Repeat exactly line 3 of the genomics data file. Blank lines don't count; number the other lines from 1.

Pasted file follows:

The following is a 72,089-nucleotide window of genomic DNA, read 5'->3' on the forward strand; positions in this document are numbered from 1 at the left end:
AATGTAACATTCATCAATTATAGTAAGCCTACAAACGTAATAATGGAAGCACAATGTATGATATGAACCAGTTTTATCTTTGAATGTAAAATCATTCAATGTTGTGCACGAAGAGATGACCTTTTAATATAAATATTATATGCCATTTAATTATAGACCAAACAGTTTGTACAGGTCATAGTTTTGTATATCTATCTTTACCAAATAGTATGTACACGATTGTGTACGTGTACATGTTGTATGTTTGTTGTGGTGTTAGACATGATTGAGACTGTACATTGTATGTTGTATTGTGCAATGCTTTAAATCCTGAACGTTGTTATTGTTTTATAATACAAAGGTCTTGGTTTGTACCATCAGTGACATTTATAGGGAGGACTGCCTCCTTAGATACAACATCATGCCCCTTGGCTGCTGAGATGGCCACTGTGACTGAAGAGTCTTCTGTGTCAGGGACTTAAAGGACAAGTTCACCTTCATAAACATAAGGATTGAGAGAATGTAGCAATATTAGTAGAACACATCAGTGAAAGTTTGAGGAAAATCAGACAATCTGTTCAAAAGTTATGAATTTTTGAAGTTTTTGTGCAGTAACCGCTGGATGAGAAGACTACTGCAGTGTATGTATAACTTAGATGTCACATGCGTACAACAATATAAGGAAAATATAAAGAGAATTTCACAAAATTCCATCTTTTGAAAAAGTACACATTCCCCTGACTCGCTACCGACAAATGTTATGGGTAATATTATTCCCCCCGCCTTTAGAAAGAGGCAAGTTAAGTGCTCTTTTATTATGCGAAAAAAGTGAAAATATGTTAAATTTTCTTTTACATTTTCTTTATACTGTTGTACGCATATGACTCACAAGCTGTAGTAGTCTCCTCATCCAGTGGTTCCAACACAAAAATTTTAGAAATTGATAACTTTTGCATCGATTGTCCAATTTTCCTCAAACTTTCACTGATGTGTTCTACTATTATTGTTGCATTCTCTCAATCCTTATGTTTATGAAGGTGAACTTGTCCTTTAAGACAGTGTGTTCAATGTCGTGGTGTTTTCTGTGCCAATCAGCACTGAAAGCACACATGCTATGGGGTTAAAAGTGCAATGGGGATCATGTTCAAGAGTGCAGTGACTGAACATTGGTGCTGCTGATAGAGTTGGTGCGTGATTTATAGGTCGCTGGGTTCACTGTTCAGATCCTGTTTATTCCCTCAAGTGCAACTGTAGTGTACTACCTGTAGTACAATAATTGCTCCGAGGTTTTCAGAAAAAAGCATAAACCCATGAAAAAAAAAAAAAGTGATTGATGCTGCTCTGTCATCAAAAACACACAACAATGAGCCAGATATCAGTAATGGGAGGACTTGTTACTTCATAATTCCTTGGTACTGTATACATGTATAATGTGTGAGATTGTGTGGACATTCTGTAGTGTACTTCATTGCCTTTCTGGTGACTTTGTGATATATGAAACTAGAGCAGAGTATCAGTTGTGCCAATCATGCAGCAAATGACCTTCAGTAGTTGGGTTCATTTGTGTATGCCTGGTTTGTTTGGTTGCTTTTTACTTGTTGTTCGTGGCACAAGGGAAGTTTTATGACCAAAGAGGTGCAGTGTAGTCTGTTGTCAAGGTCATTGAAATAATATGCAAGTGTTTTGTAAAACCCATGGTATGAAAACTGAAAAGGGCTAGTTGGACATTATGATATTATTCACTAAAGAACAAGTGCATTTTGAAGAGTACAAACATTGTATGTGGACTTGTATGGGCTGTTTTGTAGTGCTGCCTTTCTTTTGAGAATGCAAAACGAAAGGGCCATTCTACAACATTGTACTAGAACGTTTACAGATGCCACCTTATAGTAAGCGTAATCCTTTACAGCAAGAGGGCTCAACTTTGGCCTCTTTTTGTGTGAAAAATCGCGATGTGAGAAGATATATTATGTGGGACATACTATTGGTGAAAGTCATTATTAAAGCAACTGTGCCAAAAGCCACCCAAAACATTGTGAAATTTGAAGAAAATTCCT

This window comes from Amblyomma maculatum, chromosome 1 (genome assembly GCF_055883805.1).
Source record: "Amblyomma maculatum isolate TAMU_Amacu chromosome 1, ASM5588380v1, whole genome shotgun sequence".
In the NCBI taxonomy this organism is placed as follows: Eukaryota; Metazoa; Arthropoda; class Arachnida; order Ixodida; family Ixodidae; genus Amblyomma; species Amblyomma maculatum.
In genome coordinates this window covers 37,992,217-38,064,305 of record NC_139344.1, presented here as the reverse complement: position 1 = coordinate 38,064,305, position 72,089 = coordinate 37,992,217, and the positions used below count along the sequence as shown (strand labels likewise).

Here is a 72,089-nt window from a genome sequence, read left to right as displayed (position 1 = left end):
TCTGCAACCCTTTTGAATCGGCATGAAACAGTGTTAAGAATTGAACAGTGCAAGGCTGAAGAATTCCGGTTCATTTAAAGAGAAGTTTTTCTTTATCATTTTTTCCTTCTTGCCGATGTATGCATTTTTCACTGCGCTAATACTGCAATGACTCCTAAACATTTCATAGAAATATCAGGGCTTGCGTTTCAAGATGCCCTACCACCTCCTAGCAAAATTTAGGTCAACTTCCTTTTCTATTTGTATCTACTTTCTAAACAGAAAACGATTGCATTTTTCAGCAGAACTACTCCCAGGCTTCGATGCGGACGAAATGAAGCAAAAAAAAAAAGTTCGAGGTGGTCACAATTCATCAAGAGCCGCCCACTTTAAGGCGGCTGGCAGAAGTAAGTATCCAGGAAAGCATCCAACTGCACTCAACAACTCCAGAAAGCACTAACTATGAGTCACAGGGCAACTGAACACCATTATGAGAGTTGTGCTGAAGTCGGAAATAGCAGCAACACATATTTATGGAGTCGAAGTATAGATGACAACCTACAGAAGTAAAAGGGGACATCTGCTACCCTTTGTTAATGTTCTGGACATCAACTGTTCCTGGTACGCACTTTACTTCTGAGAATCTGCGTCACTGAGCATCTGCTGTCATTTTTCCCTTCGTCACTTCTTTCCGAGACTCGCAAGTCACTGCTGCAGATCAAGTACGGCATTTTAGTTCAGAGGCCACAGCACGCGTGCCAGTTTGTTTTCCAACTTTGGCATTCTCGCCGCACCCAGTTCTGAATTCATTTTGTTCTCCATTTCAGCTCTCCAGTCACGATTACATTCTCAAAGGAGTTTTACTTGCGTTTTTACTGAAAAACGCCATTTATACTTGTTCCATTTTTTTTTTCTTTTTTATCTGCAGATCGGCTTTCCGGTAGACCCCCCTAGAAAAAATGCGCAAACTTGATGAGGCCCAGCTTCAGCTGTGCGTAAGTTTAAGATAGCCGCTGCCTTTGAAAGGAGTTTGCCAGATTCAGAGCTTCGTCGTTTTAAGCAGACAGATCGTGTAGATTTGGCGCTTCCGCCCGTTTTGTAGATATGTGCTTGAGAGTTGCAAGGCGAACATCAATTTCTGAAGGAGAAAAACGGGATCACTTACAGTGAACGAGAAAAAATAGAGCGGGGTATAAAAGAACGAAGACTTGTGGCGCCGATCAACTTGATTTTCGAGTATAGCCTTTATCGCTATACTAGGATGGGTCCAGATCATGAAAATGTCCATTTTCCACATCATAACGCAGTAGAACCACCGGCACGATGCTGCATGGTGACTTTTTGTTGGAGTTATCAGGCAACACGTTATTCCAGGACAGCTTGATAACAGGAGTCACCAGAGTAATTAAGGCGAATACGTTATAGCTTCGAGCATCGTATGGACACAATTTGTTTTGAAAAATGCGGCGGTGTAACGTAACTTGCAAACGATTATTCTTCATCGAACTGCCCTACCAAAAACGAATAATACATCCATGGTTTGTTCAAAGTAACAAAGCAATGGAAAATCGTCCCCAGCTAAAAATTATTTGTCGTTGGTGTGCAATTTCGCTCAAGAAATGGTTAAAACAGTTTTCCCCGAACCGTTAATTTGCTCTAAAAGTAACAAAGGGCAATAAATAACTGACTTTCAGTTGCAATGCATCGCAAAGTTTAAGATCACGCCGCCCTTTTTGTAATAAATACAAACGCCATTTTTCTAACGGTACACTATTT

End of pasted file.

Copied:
This window comes from Amblyomma maculatum, chromosome 1 (genome assembly GCF_055883805.1).